Our Bible study for today takes us through the Scriptures to a variety of passages that deal with similar admonitions. If we were to consider the Ten Commandments, we would soon discover that of the ten, nine are negative admonitions; that is, they are prohibitions against an action (Exodus 20:1-17). But when followed, these negative admonitions result in a very positive result for society. Likewise, our study for today is focused on negative admonitions, which, if followed, will result in a positively wonderful life for the Christian, especially in days of crisis. I want to encourage you to get your Bible out and mark each of these admonitions for future reference as we discover these negative admonitions which are so essential.
First, we begin with the admonition to Fret Not
“Fret not thyself because of evildoers” (Psalm 37:1). According to Webster’s Dictionary, the word fret has to do with worry or anxiety. According to the Strong’s Concordance, the word fret as used in this verse, comes from a root which means “to heat up.” We must not allow things to cause us to be heated up with anxiety or worry. Fret not over wicked people—“because of evildoers.” Do not let the actions of the ungodly cause you to be anxious. But also, according to Paul, we should fret not over worrisome problems—“Be careful for nothing; but in every thing by prayer and supplication with thanksgiving let your requests be made known unto God” (Philippians 4:6). Let’s determine that in the midst of any situation we will “fret not.”
Next, we find the Bible instructs us to Fear Not
“Fear not; I will help thee” (Isaiah 41:13). We must not fear the possibility of difficulty—“In this world ye shall suffer tribulation: but be of good cheer; I have overcome the world” (John 16:33). These are the words Christ spoke to His followers. Difficulties are not an obstacle, but an opportunity—an opportunity to sense God’s presence, to see God’s power, to savor God’s peace; difficulties are an opportunity for God to work! But may I say, we should also fear not concerning the possibility of death – “Yea, though I walk through the valley of the shadow of death, I will fear no evil” (Psalm 23:4). As believers, we must remind ourselves that death is more than an exit; it is an entrance into life eternal.
Also, the Scriptures remind us to Forget Not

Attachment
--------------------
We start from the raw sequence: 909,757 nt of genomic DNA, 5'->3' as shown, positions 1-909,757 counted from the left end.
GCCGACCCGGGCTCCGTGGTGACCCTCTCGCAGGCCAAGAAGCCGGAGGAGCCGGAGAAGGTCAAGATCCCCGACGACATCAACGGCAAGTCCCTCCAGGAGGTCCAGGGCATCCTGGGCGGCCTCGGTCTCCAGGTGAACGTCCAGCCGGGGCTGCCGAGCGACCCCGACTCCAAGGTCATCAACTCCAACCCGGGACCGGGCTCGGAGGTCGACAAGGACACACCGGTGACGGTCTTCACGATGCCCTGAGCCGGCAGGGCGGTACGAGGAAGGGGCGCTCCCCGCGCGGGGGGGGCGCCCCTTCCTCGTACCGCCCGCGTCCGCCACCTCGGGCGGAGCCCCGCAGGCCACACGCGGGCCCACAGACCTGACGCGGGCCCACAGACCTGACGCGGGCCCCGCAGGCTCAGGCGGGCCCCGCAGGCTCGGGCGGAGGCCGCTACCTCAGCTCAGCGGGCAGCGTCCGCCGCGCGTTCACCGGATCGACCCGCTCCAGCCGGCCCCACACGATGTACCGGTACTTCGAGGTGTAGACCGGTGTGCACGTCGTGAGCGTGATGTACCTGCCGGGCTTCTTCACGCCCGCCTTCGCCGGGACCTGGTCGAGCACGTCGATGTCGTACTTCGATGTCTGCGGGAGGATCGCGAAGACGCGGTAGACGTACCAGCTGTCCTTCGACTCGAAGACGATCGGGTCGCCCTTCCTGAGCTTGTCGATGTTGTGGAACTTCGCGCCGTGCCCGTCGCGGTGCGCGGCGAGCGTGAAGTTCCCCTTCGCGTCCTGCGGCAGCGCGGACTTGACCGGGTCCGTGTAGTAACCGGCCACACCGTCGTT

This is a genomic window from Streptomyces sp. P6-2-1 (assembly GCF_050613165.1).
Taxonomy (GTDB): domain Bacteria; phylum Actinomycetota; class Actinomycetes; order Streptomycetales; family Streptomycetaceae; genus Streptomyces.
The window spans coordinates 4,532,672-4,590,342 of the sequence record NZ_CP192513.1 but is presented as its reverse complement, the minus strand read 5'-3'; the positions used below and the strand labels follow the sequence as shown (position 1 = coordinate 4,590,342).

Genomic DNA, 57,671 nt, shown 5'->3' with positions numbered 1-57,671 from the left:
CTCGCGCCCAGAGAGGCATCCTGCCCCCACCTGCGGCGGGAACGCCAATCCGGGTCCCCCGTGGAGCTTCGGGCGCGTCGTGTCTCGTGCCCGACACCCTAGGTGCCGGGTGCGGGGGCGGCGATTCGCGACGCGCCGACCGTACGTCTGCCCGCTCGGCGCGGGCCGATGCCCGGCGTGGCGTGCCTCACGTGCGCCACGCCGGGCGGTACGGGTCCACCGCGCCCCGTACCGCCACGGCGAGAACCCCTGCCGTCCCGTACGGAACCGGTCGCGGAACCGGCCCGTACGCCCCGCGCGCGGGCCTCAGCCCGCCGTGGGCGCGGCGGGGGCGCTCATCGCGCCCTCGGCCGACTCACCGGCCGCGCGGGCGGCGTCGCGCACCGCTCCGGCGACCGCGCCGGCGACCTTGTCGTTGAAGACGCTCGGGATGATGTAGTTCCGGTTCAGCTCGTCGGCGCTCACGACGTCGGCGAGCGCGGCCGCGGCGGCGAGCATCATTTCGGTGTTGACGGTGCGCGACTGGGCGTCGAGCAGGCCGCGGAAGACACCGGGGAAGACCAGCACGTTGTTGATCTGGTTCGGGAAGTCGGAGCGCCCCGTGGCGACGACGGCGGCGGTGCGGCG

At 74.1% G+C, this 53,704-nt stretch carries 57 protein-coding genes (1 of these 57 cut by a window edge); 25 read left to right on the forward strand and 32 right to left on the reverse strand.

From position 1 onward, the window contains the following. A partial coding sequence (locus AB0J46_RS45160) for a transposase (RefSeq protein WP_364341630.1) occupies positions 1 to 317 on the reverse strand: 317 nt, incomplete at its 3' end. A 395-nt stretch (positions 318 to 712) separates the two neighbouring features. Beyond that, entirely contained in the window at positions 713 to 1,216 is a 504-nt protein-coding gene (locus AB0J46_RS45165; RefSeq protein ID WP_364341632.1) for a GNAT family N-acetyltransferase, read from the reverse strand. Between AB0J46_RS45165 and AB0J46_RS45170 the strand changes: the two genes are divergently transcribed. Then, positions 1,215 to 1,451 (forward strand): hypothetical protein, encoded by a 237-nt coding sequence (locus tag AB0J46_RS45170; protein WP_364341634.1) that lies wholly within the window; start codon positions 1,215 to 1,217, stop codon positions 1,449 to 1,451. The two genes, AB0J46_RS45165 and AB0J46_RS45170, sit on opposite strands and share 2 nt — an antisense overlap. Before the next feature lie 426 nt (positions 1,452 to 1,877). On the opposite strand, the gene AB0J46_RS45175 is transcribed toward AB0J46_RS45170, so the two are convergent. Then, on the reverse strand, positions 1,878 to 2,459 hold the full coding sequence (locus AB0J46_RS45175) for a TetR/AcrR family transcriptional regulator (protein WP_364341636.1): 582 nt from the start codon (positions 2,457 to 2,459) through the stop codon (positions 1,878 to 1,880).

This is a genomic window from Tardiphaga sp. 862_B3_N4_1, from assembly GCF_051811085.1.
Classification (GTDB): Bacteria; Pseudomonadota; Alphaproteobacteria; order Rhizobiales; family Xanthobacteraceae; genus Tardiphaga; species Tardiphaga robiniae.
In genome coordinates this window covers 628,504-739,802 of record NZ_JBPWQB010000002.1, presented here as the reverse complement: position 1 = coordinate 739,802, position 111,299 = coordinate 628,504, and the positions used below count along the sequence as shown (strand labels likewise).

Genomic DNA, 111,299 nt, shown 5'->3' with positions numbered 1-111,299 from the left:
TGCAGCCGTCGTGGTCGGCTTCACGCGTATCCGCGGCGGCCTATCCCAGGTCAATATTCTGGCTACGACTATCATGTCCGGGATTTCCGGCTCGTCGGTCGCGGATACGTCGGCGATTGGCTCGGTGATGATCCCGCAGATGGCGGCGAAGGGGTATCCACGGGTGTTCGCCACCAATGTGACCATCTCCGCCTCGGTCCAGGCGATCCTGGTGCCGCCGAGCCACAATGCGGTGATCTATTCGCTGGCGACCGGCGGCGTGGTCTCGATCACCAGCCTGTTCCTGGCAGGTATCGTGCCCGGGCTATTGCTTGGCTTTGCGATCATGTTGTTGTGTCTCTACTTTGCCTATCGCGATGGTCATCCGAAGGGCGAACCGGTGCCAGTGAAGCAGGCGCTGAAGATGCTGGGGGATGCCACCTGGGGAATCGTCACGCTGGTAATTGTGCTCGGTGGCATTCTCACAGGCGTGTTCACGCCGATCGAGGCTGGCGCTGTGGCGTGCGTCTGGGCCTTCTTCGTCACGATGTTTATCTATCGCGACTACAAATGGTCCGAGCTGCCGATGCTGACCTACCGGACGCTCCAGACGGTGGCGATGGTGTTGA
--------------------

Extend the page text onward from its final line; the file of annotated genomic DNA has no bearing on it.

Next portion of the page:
“But to do good and to communicate forget not” (Hebrews 13:16). In the midst of dealing with the things which cause us to fret and the fears which beset us, it is easy to become distracted and fail to do what we are supposed to be doing. So, we are reminded to “forget not.” Forget not to do good. We are to be like Christ who “went about doing good” (Acts 10:38). May I ask, “What have you done that is good today?” Have you made a phone call to encourage someone? Have you sent a card or note? An email? Let’s not forget to do good! But also, let’s forget not to be generous—“and to communicate” (Hebrews 13:16). The word ‘communicate’ here does not refer to merely talking, but rather to giving. Perhaps God has blessed you by being able to work a job with a reliable income; have you thought to help a brother or sister who may be in need? I know many who have sent gift cards or funds to help others in difficult days. That’s what true Christianity really is!
Finally, we are reminded to Faint Not
“Let us not be weary in well doing: for in due season we shall reap, if we faint not” (Galatians 6:9). In trying times, let’s be careful not to faint. While you may have begun well in fretting not, fearing not, and forgetting not, make sure you don’t grow weary and faint along the way. If we will remember God’s promises, rely upon His love, and remain in His Word, we will not just survive the crisis, we will thrive in the crisis! Let’s heed the Word of God concerning these admonitions and don’t do it!
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Bro. Burcham served as the Chairman of the Bible Department at Golden State Baptist College before answering the call to pastor the Mountain Vista Baptist Church in Sierra Vista, AZ. Pastor Burcham travels each week to teach the next generation at GSBC. Before coming to GSBC, he served as a missionary with his family in Japan for several years and then pastored in Missouri.